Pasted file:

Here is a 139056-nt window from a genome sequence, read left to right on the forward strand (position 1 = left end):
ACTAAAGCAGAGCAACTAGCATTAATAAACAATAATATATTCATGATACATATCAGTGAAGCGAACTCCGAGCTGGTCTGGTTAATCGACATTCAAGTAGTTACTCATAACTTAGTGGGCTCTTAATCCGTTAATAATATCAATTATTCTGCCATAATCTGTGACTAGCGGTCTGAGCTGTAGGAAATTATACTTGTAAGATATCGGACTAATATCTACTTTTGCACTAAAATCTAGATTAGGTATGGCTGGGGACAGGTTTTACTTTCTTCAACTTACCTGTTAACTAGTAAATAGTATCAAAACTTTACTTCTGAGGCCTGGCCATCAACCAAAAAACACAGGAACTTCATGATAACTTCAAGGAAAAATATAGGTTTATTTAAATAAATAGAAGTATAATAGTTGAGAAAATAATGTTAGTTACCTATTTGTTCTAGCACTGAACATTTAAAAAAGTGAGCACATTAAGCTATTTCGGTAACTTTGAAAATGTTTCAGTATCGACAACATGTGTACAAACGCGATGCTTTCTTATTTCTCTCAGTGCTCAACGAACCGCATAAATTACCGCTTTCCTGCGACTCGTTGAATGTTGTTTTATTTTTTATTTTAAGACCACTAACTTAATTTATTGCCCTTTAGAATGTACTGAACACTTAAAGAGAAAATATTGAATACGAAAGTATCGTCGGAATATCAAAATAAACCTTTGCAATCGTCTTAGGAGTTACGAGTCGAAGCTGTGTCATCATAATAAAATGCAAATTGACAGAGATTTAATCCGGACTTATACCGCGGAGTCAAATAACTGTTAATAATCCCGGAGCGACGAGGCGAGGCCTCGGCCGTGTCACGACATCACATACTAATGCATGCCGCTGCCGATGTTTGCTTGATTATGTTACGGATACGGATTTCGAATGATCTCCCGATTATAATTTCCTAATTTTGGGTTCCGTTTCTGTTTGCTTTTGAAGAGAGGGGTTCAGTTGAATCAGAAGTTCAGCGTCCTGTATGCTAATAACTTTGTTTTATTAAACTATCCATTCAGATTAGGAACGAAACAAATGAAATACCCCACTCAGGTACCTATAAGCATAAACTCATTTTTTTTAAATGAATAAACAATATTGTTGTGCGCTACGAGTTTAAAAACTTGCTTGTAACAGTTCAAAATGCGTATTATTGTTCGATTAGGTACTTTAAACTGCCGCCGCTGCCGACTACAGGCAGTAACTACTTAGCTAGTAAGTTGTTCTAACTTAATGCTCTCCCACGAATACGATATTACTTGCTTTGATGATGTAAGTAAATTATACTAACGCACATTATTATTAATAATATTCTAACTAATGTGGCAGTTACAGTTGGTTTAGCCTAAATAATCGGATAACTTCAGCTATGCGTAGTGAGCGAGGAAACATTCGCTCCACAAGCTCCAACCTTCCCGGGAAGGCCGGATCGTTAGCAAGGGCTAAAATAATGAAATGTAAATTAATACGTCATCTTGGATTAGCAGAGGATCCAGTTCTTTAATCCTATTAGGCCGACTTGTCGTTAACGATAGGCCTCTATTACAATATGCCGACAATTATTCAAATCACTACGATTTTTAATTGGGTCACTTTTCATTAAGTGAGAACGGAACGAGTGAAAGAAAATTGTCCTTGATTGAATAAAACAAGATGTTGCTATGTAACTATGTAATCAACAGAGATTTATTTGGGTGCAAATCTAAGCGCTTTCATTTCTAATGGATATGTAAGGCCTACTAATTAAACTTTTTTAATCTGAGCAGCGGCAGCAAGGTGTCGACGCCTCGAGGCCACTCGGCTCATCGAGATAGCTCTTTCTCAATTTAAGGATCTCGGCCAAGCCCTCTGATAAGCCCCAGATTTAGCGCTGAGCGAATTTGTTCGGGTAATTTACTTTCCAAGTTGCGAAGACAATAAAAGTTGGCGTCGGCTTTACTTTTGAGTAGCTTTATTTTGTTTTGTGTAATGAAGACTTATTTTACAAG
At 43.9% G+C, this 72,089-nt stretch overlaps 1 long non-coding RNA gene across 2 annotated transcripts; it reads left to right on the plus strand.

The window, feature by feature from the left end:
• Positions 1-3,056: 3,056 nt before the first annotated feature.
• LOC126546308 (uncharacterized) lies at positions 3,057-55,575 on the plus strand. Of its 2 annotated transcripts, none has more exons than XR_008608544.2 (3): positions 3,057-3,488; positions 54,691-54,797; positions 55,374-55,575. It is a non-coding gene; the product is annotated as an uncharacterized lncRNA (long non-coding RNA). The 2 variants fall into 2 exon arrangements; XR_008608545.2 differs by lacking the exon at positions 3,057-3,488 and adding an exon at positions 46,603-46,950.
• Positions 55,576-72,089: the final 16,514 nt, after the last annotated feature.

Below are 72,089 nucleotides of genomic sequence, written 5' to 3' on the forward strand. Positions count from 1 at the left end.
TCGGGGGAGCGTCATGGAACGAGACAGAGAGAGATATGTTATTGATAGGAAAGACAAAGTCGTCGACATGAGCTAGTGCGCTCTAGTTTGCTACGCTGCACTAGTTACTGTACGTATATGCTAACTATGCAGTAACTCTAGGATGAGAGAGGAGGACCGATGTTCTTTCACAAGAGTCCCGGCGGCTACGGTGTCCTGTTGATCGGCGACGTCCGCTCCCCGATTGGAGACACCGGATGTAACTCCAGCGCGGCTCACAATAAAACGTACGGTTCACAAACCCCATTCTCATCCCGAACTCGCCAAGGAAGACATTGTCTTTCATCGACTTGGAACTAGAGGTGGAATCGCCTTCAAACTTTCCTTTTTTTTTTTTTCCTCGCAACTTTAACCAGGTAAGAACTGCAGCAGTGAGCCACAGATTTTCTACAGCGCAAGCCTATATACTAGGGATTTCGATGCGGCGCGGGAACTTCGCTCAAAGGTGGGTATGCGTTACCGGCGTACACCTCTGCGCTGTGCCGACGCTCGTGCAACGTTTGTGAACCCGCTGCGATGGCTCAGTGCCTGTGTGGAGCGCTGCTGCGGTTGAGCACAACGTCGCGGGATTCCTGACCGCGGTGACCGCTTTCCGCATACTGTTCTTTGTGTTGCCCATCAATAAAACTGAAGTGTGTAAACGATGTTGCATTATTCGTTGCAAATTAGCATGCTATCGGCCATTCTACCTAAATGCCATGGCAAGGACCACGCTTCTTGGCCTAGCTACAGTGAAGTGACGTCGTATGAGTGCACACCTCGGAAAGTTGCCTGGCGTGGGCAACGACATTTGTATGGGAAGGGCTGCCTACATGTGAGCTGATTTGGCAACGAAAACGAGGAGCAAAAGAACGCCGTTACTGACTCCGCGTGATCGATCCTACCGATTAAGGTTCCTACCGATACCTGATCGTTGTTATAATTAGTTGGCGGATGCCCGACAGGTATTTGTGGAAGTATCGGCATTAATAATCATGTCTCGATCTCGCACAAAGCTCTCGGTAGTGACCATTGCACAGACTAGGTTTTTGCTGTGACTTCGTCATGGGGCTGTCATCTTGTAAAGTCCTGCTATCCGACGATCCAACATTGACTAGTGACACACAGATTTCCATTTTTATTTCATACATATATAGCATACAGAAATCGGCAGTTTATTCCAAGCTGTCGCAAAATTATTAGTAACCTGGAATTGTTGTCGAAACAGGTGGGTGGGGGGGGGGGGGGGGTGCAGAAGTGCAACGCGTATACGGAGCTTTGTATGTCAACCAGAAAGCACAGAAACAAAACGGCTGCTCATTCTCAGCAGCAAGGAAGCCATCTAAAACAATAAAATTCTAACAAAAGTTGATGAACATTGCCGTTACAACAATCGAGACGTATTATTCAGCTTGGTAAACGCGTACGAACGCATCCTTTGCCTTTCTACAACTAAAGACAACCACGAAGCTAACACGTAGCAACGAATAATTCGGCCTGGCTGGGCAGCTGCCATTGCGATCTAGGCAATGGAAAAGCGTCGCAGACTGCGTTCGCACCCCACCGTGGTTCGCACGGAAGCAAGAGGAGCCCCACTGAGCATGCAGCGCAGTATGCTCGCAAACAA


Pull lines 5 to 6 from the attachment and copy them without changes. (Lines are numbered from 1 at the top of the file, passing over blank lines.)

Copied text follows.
• Positions 1-3,056: 3,056 nt before the first annotated feature.
• LOC126546308 (uncharacterized) lies at positions 3,057-55,575 on the plus strand. Of its 2 annotated transcripts, none has more exons than XR_008608544.2 (3): positions 3,057-3,488; positions 54,691-54,797; positions 55,374-55,575. It is a non-coding gene; the product is annotated as an uncharacterized lncRNA (long non-coding RNA). The 2 variants fall into 2 exon arrangements; XR_008608545.2 differs by lacking the exon at positions 3,057-3,488 and adding an exon at positions 46,603-46,950.